Saturday, August 7, 2010

Vinko Bresan - Svjedoci AKA Witnesses (2003)


Adapted from Jurica Pavicic’s 1997 novel Alabaster Sheep, this film offers a difficult, powerful portrayal of the frustrating and ludicrous elements of war.

Croatian director Vinko Bresan utilizes a nonlinear timeline and repeated moments to slowly reveal details about a group of characters. The pivotal moment involves the murder of a Serbian black marketer and the abduction of his daughter. The culprits are three Croatian soldiers—Josko (Kresimir Mikic), Vojo (Marinko Prga), and Baric (Bojan Navojec)—who return to their small-town home and decide to teach a lesson to a Serbian who is profiting from the war. They plan to blow up his house while he’s away, but unfortunately, their information about his absence is incorrect. The result is a quick shooting before thinking about the ramifications, with the young girl as a witness. The story depicts the murder investigation by Barbir (Drazen Kuhn) and appears headed toward a genre picture. Instead, Bresan takes us back to the killing numerous times and offers additional clues to explain the action.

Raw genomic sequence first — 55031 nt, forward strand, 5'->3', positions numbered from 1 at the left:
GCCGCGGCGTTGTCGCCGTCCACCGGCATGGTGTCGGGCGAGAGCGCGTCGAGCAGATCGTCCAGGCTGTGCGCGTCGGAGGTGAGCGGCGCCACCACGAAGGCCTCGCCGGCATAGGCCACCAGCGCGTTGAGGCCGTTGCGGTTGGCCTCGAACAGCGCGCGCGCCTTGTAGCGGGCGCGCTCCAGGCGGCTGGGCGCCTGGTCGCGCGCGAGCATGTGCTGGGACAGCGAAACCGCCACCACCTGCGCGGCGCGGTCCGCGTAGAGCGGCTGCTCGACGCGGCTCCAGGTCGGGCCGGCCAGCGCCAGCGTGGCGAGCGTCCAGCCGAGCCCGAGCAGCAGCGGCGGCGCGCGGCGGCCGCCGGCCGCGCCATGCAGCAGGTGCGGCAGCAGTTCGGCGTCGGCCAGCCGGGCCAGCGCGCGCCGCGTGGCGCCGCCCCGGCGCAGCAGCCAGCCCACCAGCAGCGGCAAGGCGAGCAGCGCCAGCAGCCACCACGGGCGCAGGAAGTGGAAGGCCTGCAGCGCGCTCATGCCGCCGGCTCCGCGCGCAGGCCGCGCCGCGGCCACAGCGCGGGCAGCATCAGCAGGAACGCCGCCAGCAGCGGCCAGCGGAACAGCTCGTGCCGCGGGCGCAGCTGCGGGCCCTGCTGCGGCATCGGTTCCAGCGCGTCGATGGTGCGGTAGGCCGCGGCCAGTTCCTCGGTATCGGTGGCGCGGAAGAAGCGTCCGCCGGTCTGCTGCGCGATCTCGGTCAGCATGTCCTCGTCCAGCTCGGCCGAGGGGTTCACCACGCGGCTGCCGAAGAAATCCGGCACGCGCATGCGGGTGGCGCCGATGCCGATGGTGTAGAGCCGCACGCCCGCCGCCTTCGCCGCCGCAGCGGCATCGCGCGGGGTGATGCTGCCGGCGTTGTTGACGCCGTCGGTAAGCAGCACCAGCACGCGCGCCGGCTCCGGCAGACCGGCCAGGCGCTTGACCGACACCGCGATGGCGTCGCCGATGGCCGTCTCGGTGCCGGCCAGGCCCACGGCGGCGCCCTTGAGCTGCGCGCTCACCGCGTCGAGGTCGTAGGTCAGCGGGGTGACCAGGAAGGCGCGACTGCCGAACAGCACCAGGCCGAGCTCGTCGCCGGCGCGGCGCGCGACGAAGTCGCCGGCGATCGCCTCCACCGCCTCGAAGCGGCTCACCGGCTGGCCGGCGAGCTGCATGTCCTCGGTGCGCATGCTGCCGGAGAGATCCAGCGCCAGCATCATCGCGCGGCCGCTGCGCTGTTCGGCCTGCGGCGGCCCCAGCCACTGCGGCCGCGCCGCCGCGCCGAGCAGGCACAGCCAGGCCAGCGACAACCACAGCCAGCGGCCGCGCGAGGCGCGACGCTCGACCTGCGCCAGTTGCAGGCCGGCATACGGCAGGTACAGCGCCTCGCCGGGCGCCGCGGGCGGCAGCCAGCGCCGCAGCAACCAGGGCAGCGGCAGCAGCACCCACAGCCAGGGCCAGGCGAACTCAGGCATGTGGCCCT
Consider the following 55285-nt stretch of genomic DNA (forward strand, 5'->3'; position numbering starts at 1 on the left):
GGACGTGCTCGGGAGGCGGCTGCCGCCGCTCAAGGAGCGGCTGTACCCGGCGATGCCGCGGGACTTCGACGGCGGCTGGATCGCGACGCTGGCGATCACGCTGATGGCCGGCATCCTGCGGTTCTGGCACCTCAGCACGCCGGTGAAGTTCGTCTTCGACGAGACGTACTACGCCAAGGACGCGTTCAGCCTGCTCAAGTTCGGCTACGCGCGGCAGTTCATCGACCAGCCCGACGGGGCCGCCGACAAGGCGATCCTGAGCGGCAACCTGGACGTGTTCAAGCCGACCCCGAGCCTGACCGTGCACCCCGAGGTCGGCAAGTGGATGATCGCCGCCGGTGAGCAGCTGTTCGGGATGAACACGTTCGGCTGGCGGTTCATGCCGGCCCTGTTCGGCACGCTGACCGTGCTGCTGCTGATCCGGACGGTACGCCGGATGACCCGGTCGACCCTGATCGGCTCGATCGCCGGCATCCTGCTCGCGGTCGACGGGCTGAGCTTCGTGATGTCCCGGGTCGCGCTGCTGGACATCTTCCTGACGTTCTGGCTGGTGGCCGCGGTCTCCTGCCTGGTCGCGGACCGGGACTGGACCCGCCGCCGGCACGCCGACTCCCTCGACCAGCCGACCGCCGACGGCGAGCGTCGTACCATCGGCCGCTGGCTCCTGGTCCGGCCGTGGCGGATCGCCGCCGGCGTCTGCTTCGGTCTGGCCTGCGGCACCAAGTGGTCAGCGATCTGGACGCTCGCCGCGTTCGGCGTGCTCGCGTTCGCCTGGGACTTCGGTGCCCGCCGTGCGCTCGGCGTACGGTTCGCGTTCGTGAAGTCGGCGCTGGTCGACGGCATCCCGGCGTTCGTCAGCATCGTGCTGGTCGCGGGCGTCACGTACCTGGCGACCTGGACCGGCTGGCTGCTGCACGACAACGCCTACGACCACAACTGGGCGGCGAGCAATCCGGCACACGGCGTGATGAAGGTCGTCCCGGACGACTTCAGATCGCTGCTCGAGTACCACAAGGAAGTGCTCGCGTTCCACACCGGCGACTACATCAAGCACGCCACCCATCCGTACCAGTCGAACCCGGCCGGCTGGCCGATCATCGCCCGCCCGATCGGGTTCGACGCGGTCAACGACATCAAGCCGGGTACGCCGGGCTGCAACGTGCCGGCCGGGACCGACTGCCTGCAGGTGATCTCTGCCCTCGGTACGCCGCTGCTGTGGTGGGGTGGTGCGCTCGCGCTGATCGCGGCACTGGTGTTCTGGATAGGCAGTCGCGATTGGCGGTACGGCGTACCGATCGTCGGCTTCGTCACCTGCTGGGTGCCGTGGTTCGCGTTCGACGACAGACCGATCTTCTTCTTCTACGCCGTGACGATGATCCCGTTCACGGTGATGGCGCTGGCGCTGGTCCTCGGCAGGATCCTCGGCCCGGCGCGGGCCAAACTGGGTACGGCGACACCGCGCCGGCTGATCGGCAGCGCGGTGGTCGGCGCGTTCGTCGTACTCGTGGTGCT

Witnesses’ structure initially seems designed to function as a mystery story where surprises appear with each additional flashback. The level of clarity only decreases, however, as the new scenes reveal more troubling events from the soldiers’ pasts. Bresan intends to portray the bleak futility of war and succeeds in crafting an emotionally troubling picture. The soldiers act as immature kids who have lost an understanding of their disturbing actions. When they consider murdering the young girl, the morality of the tale barely registers within their clouded hearts.

A human figure does appear in Kreso (Leon Lucev), an injured soldier who appears to finally understand the situation. The conclusion offers possible hope, but its weight rests below the predominantly dreary atmosphere. This film moves slowly and may lose some viewers with its shifts in time, but the anti-war message makes it a worthwhile viewing. Bresan offers no easy answers to this type of quagmire, but states convincingly that more killing is definitely not the solution.

with english subtitles
no pass